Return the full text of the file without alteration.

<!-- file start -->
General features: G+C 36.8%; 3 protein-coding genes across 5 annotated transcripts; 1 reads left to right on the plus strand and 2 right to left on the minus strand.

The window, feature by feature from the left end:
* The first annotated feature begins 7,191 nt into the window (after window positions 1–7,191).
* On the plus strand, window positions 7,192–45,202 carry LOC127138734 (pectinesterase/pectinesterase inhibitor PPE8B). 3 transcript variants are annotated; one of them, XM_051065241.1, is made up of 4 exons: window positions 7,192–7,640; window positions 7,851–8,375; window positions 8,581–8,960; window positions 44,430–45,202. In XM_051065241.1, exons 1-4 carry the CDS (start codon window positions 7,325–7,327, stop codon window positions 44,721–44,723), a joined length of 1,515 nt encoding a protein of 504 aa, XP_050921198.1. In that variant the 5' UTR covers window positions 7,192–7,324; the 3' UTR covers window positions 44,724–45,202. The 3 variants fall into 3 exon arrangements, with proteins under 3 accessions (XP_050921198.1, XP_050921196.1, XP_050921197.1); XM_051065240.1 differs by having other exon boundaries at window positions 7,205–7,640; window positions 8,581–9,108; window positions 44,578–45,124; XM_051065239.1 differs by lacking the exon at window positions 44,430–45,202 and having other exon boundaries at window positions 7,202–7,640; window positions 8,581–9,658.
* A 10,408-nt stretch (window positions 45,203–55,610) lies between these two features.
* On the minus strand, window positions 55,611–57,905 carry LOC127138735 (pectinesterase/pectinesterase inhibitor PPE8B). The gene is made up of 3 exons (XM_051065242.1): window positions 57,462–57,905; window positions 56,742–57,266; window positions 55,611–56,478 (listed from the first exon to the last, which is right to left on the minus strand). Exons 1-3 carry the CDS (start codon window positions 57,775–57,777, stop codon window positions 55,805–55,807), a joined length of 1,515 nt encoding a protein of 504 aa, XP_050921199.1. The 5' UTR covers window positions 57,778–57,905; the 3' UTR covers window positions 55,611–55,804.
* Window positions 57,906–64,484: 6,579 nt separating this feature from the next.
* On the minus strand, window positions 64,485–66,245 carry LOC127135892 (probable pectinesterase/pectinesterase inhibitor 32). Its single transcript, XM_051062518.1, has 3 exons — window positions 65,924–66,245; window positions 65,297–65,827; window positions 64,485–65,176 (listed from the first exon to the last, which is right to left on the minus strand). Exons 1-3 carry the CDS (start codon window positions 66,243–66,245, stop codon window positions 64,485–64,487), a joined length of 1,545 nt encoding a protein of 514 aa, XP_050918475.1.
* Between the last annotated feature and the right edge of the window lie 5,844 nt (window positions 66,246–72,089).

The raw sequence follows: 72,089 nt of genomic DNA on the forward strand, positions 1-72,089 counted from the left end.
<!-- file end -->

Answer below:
General features: G+C 36.8%; 3 protein-coding genes across 5 annotated transcripts; 1 reads left to right on the plus strand and 2 right to left on the minus strand.

The window, feature by feature from the left end:
* The first annotated feature begins 7,191 nt into the window (after window positions 1–7,191).
* On the plus strand, window positions 7,192–45,202 carry LOC127138734 (pectinesterase/pectinesterase inhibitor PPE8B). 3 transcript variants are annotated; one of them, XM_051065241.1, is made up of 4 exons: window positions 7,192–7,640; window positions 7,851–8,375; window positions 8,581–8,960; window positions 44,430–45,202. In XM_051065241.1, exons 1-4 carry the CDS (start codon window positions 7,325–7,327, stop codon window positions 44,721–44,723), a joined length of 1,515 nt encoding a protein of 504 aa, XP_050921198.1. In that variant the 5' UTR covers window positions 7,192–7,324; the 3' UTR covers window positions 44,724–45,202. The 3 variants fall into 3 exon arrangements, with proteins under 3 accessions (XP_050921198.1, XP_050921196.1, XP_050921197.1); XM_051065240.1 differs by having other exon boundaries at window positions 7,205–7,640; window positions 8,581–9,108; window positions 44,578–45,124; XM_051065239.1 differs by lacking the exon at window positions 44,430–45,202 and having other exon boundaries at window positions 7,202–7,640; window positions 8,581–9,658.
* A 10,408-nt stretch (window positions 45,203–55,610) lies between these two features.
* On the minus strand, window positions 55,611–57,905 carry LOC127138735 (pectinesterase/pectinesterase inhibitor PPE8B). The gene is made up of 3 exons (XM_051065242.1): window positions 57,462–57,905; window positions 56,742–57,266; window positions 55,611–56,478 (listed from the first exon to the last, which is right to left on the minus strand). Exons 1-3 carry the CDS (start codon window positions 57,775–57,777, stop codon window positions 55,805–55,807), a joined length of 1,515 nt encoding a protein of 504 aa, XP_050921199.1. The 5' UTR covers window positions 57,778–57,905; the 3' UTR covers window positions 55,611–55,804.
* Window positions 57,906–64,484: 6,579 nt separating this feature from the next.
* On the minus strand, window positions 64,485–66,245 carry LOC127135892 (probable pectinesterase/pectinesterase inhibitor 32). Its single transcript, XM_051062518.1, has 3 exons — window positions 65,924–66,245; window positions 65,297–65,827; window positions 64,485–65,176 (listed from the first exon to the last, which is right to left on the minus strand). Exons 1-3 carry the CDS (start codon window positions 66,243–66,245, stop codon window positions 64,485–64,487), a joined length of 1,545 nt encoding a protein of 514 aa, XP_050918475.1.
* Between the last annotated feature and the right edge of the window lie 5,844 nt (window positions 66,246–72,089).

The raw sequence follows: 72,089 nt of genomic DNA on the forward strand, positions 1-72,089 counted from the left end.